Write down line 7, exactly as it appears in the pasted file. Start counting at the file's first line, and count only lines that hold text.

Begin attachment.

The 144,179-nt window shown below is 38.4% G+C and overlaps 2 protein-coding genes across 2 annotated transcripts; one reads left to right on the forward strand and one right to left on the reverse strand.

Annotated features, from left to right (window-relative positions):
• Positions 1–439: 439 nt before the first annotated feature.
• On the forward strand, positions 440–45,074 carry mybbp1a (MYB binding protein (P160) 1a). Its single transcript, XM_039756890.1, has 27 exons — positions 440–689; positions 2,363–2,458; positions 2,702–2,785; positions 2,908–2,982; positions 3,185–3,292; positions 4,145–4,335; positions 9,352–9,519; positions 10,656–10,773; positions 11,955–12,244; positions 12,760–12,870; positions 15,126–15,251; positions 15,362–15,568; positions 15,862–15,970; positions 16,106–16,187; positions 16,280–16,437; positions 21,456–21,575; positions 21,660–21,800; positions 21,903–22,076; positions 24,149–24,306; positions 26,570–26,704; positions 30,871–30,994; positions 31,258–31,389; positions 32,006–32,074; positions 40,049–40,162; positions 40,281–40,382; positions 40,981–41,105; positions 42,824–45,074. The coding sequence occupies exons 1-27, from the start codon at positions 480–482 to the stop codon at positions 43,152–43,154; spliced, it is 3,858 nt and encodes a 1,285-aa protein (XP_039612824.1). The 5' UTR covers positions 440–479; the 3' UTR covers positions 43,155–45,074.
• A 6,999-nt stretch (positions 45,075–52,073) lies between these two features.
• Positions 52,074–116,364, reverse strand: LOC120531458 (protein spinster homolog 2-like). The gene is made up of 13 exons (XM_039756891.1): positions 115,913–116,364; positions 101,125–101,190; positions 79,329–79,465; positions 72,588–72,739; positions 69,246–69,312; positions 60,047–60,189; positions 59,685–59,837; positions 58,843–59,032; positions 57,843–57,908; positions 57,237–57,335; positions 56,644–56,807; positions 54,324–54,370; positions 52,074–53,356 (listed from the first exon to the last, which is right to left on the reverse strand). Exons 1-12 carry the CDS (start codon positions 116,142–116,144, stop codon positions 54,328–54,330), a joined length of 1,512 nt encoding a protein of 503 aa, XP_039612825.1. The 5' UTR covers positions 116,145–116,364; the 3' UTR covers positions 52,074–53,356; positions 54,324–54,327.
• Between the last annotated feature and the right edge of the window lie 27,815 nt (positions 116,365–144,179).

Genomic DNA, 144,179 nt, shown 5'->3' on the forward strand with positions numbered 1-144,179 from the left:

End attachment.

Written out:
• Between the last annotated feature and the right edge of the window lie 27,815 nt (positions 116,365–144,179).